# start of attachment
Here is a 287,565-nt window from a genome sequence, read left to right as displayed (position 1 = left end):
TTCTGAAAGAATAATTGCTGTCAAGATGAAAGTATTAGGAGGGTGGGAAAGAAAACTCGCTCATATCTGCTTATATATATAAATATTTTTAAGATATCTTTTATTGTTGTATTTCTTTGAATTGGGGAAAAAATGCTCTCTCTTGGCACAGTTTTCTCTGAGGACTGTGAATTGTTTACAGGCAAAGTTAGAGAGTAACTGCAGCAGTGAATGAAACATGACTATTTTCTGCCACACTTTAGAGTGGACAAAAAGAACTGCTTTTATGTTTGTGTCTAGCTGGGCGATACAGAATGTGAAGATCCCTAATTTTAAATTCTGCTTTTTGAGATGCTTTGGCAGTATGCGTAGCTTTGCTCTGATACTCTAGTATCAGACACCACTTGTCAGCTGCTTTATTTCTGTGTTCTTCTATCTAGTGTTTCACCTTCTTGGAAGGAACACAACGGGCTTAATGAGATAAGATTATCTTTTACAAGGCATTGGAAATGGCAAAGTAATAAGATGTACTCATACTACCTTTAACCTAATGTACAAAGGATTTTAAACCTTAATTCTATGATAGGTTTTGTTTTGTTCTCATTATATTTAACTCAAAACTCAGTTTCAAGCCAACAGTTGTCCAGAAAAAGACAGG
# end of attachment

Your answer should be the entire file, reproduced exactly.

Here is a 287,565-nt window from a genome sequence, read left to right as displayed (position 1 = left end):
TTCTGAAAGAATAATTGCTGTCAAGATGAAAGTATTAGGAGGGTGGGAAAGAAAACTCGCTCATATCTGCTTATATATATAAATATTTTTAAGATATCTTTTATTGTTGTATTTCTTTGAATTGGGGAAAAAATGCTCTCTCTTGGCACAGTTTTCTCTGAGGACTGTGAATTGTTTACAGGCAAAGTTAGAGAGTAACTGCAGCAGTGAATGAAACATGACTATTTTCTGCCACACTTTAGAGTGGACAAAAAGAACTGCTTTTATGTTTGTGTCTAGCTGGGCGATACAGAATGTGAAGATCCCTAATTTTAAATTCTGCTTTTTGAGATGCTTTGGCAGTATGCGTAGCTTTGCTCTGATACTCTAGTATCAGACACCACTTGTCAGCTGCTTTATTTCTGTGTTCTTCTATCTAGTGTTTCACCTTCTTGGAAGGAACACAACGGGCTTAATGAGATAAGATTATCTTTTACAAGGCATTGGAAATGGCAAAGTAATAAGATGTACTCATACTACCTTTAACCTAATGTACAAAGGATTTTAAACCTTAATTCTATGATAGGTTTTGTTTTGTTCTCATTATATTTAACTCAAAACTCAGTTTCAAGCCAACAGTTGTCCAGAAAAAGACAGG